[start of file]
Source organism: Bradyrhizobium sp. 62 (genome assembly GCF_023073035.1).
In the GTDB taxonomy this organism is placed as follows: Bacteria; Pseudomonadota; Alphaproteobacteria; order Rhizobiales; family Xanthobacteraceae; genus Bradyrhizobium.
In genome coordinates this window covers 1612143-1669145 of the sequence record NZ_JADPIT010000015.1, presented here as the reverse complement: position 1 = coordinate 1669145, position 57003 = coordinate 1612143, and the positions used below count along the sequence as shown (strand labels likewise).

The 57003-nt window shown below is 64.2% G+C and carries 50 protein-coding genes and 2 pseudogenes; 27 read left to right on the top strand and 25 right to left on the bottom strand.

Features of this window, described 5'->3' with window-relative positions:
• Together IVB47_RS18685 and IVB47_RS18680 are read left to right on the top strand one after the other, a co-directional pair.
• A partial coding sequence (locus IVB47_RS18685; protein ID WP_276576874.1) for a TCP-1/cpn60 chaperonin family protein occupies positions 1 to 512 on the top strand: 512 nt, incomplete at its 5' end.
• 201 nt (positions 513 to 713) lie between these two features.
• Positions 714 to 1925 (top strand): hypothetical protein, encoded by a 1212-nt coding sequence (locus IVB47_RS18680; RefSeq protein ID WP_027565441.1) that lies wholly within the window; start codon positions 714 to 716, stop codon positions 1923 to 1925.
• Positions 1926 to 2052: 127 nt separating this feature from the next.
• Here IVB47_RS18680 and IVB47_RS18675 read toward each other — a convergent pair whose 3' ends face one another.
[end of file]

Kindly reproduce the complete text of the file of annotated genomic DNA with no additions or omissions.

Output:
Source organism: Bradyrhizobium sp. 62 (genome assembly GCF_023073035.1).
In the GTDB taxonomy this organism is placed as follows: Bacteria; Pseudomonadota; Alphaproteobacteria; order Rhizobiales; family Xanthobacteraceae; genus Bradyrhizobium.
In genome coordinates this window covers 1612143-1669145 of the sequence record NZ_JADPIT010000015.1, presented here as the reverse complement: position 1 = coordinate 1669145, position 57003 = coordinate 1612143, and the positions used below count along the sequence as shown (strand labels likewise).

The 57003-nt window shown below is 64.2% G+C and carries 50 protein-coding genes and 2 pseudogenes; 27 read left to right on the top strand and 25 right to left on the bottom strand.

Features of this window, described 5'->3' with window-relative positions:
• Together IVB47_RS18685 and IVB47_RS18680 are read left to right on the top strand one after the other, a co-directional pair.
• A partial coding sequence (locus IVB47_RS18685; protein ID WP_276576874.1) for a TCP-1/cpn60 chaperonin family protein occupies positions 1 to 512 on the top strand: 512 nt, incomplete at its 5' end.
• 201 nt (positions 513 to 713) lie between these two features.
• Positions 714 to 1925 (top strand): hypothetical protein, encoded by a 1212-nt coding sequence (locus IVB47_RS18680; RefSeq protein ID WP_027565441.1) that lies wholly within the window; start codon positions 714 to 716, stop codon positions 1923 to 1925.
• Positions 1926 to 2052: 127 nt separating this feature from the next.
• Here IVB47_RS18680 and IVB47_RS18675 read toward each other — a convergent pair whose 3' ends face one another.